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Chevrolet Camaro Shocks

Troubleshooting Common Chevrolet Camaro Shocks

The heart of the Chevrolet Camaro's suspension system is the shock absorber, so if any of the shocks of your Camaro breaks down, it will certainly affect your driving experience. Typically, shock absorbers can last as long as 50,000 miles on the road before needing replacement, but harsh driving conditions as well as a variety of other factors can cause the shocks to break down more quickly. In this guide, we'll enumerate the common problems of Chevrolet Camaro shocks and some troubleshooting tips:

Clunking or squeaking sounds

If you hear a metallic clunking noise when going over bumps, it's probably coming from the bushings in the upper and lower control arms. These bushings, which cushion the stress in the control arm joints, may have worn out or disintegrated to the point that the bare metal of the control arms are exposed and are banging each other. On the other hand, if you hear a squeaking noise accompanied by excessive bouncing, it's likely due to shocks that are no longer capable of controlling the travel of the spring. In which case, these shocks need to be replaced to restore smooth handling and control of the vehicle.

Rough driving

Another evident sign of a worn-out shock is the feeling of the car being struck from below every time it passes through bumps and other irregularities on the road. Once a shock breaks down, it rests in the closed stage unless the wheel height suddenly changes (such as when going over bumps or potholes). When this occurs, the shock opens and slams close, followed by a loud impact noise and a jarring sensation that reverberates throughout the vehicle chassis. If you experience this with your Camaro, have the shocks checked and replaced if necessary; leaving such severely worn shocks on a vehicle will also damage the springs and other suspension components and put extreme stress on the rest of the car.

Whistling noises

If there is a metallic whistling or grinding sound coming from the lower suspension of the Camaro, it may indicate that the rear wheel bearings are worn out and are in need of replacement.


Once the shocks start leaking brown oily fluid, it means the seals that keep the hydraulic fluid inside the shock have failed and need to be replaced. If the leak is left unattended, the shock may be heavily covered in grime due to dirt sticking to the hydraulic fluid.

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  • Simple Chevrolet Camaro Shocks Maintenance Tips 04 March 2014

    Because they are constantly exposed to extreme heat and stress on the road, it shouldn't be surprising that the shock absorbers in your Chevrolet Camaro will wear out eventually. On average, the lifespan of a shock absorber is 31,000 miles, although this can be lengthened or shortened depending on how the shocks are used and taken care. So if you want to make the most out of your Chevrolet Camaro shocks, here are some maintenance tips to follow:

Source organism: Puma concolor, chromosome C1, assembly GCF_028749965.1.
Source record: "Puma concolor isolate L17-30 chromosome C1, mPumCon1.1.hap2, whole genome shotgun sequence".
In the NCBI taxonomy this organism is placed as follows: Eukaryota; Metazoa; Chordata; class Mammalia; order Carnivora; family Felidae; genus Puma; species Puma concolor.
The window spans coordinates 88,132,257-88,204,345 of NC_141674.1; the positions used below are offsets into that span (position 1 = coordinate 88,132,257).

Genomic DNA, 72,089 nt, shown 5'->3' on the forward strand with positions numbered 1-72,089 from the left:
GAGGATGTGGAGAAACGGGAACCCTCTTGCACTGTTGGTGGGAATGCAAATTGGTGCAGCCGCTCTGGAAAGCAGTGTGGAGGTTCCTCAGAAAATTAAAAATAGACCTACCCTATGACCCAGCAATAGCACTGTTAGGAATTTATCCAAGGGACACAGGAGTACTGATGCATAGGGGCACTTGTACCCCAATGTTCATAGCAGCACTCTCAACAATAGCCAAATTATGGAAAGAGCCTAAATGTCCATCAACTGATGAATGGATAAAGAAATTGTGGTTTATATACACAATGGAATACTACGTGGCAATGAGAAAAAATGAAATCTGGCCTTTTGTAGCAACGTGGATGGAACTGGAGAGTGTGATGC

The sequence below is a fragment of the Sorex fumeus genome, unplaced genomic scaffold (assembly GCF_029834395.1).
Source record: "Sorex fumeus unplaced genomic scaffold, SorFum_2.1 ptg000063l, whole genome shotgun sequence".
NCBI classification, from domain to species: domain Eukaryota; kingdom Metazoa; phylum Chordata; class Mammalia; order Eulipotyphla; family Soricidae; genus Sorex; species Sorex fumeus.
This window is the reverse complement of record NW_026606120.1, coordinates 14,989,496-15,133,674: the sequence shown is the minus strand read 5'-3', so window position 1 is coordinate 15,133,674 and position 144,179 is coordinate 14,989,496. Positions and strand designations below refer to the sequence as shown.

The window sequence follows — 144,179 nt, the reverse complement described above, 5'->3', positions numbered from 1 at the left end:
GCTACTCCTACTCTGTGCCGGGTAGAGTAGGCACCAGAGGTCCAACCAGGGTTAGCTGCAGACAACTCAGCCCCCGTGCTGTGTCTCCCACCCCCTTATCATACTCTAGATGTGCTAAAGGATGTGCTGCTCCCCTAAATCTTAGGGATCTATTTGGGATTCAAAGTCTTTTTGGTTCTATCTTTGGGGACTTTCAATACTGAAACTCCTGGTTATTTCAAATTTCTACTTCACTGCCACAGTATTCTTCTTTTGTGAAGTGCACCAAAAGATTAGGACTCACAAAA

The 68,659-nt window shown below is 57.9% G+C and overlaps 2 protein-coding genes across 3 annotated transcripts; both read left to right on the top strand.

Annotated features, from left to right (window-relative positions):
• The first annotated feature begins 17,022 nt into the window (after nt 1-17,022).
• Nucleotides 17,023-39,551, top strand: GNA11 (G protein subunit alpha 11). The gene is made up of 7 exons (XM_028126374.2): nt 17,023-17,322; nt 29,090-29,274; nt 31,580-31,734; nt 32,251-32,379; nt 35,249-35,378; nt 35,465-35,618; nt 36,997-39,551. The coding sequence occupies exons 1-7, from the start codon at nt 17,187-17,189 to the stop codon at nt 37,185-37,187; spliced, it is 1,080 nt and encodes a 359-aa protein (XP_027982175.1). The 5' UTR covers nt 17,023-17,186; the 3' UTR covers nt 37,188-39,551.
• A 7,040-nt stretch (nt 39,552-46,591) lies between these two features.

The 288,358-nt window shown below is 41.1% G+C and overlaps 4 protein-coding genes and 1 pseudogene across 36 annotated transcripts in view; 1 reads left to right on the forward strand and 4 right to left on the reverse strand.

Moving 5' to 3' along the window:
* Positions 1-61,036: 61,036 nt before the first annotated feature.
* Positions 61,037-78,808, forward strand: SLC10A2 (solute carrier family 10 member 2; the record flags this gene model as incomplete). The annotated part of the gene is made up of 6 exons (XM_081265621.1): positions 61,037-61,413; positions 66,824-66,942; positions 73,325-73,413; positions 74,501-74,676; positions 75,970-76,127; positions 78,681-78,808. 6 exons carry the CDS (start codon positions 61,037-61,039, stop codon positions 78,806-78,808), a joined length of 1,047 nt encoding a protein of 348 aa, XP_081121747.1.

• Visually inspect the shocks regularly.
    • Ideally, the shocks should be checked at least once every 12,500 miles. Some of the things you need to look for include broken upper or lower bushings, damaged shock tube or dust cover, bent or dented tubes, and seizing (i.e. the shock has locked in a collapsed position). Other signs of potential shock absorber failure include uneven tyre wear and balance, excess vibration, and uneven springs.
    • Press down on the bumper.
    • Another method of checking for signs of worn out shocks is by pressing down on one corner the bumper with your body weight and then letting go. If the shocks are working properly, the bumper should drop down and return in place without rebounding. However, if the bumper moves up and down continuously, the shock may already be worn out. Do the same procedure on the remaining three corners of your Camaro.
    • Check if it's hot enough.
    • Drive the car at moderate speeds for about 15 minutes and touch each shock absorber on its body below the dust cover. Next, touch the nearby part of the chassis to establish a reference ambient temperature. If working correctly, the shocks should be much warmer than the chassis. However, if the shock absorber is significantly cooler than the chassis, it could be a sign that the shock is not working properly and needs to be replaced.
    • Don't drive aggressively.
    • While it can be tempting to do so especially if you're getting late for a meeting, driving aggressively can put unnecessary wear and tear on the shock and other parts of your Camaro. So while it may seem out of place for a muscle car, try to drive as gently as possible. This includes accelerating gently from stop signs and traffic lights, avoiding sudden braking and completing smooth turns. Not only will this give your Chevrolet Camaro shocks a couple more years of use, you'll get to save on gas as well.